A corporate lawyer representing General Electric, Martin Marietta, ITT and other wealthy firms with checkered pasts recently came up with a memorable metaphor in service of her clients. A "corporate death penalty" could result if the Justice Department carries out proposals for tough, mandatory fines for companies convicted of such crimes as overcharging the government, polluting waterways or dumping toxic wastes.
The overblown metaphor, raising the specter of a death sentence on corporate profits if stiff fines are imposed, had a taker in Attorney General Richard Thornburgh. The U.S. Sentencing Commission had proposed requiring federal judges to hit convicted corporations with fines as high as hundreds of millions of dollars. Thornburgh, a wrist slapper, tenderly reversed his department's "strong support" for the commission's proposals.
What might have been dismissed as a lapse is now seen to be a pattern. On May 25, more than 200 members of Congress wrote to President Bush to ask why a reign of laxity has overtaken the Justice Department's prosecution of financial institution fraud and embezzlement cases. "As of February 1990, there were more than 21,000 fraud and embezzlement referrals and complaints unaddressed by the FBI," the letter stated. "Two hundred and thirty-four of these referrals involve potential losses of $1 million or more." Under the 1989 Institutions Reform, Recovery and Enforcement Act, Congress authorized $75 million to pursue and prosecute fraud and embezzlement cases. As the load grows larger, the concern gets smaller. The department has sought only $50 million for the next three years to carry out the law.
If street hoodlums in ski masks were holding up banks and S&Ls in million-dollar heists, who in the Justice Department or White House would be calling for less, if any, punishment? Would the lawyer representing General Electric plead for leniency for the same hoodlums? In the late 1970s, a decade before the S&L corruptions, it was estimated that six times more money was stolen by bank employees with pens than by bank robbers with guns.
Thornburgh, whose fanatical obsession to suppress Justice Department leaks led him to take a lie detector test to prove to the world that he wasn't leaking information himself, borders on the grandiose in posing as a fierce chaser of boardroom offenders. When he called a press conference in late February to announce an indictment of Exxon Corp. and Exxon Shipping on criminal felony and misdemeanor charges arising from the March 1989 Alaskan oil spill, Thornburgh said he was "throwing the book" at the company. Aside from it being judges, not attorneys, who throw the book at defendants, Thornburgh neglected to mention that he had been considering settling claims against Exxon. It was after environmental groups and the state of Alaska protested this possible sweetheart settlement that Thornburgh came on as a crime-buster. Even then, it was only the companies, and no executives, being indicted.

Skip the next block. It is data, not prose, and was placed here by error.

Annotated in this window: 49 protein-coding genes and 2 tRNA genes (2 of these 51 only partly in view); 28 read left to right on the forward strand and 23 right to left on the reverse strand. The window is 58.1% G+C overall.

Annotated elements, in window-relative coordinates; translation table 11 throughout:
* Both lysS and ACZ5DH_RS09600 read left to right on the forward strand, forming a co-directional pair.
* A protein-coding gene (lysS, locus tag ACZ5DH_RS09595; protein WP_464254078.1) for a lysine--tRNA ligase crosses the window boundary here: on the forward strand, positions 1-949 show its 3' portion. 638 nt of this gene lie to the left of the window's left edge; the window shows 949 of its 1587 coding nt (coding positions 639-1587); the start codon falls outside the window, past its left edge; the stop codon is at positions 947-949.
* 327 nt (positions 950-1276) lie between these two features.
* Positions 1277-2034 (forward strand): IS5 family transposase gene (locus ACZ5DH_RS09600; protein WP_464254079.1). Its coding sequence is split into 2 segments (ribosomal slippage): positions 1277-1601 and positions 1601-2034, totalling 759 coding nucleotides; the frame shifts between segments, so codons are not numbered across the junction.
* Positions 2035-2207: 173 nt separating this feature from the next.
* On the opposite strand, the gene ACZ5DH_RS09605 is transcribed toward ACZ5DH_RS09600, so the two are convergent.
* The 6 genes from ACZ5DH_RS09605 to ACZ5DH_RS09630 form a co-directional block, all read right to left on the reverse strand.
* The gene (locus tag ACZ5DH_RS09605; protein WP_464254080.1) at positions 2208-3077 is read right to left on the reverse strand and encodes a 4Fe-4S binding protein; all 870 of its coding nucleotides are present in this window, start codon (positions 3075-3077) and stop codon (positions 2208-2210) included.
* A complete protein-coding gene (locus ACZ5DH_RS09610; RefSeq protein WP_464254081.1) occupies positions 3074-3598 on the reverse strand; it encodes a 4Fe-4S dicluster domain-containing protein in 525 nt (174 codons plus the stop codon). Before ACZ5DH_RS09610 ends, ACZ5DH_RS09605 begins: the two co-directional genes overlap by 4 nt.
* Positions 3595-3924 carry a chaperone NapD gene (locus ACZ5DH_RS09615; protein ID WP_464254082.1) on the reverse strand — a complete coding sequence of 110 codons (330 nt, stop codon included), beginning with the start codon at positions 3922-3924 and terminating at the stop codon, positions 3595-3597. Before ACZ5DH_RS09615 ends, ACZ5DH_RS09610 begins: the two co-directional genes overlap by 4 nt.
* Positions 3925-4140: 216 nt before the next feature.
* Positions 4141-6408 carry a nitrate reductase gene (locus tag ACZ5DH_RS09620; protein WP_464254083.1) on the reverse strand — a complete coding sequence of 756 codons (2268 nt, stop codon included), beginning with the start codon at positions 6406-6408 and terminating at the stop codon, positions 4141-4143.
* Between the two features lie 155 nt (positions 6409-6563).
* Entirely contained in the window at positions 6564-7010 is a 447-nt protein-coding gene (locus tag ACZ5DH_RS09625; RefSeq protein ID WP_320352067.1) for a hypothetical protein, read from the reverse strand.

Thornburgh's posturing in the Exxon case, as well as backing off the imposition of hard sentences after complaints from large corporations, is standard policy. Russell Mokhiber, editor of the Corporate Crime Reporter, a Washington newsletter, says the attorney general "always talks tough and sometimes acts tough but only when it comes to small companies and individuals. When it's the big boys -- Fortune 500 companies, the Business Round Table crowd -- he goes limp."
With the feds becoming fangless, leadership in prosecuting business world criminals for negligence, manslaughter and environmental violence is coming from state legislatures and district attorneys. Minnesota, where now-retired Judge Miles Lord once meted out sentences to boardroom deviants as if they were street thugs, has a new Environmental Crimes Investigation Team. In California, the Corporate Criminal Liability Act, which would include the threat of jail time for executives and not merely company fines that are seen as a business cost, has passed the Assembly and is before the Senate.
It is the national upsurge in criminal prosecutions that led corporate lawyers to persuade the Justice Department to call off its hounds. Some of America's richest corporations have committed crimes as destructive and as heinous as any psychopathic street criminal. Yet the hesitancy of an attorney general to punish upper-class brigands assures that maximum-security prisons will keep on housing the lower classes.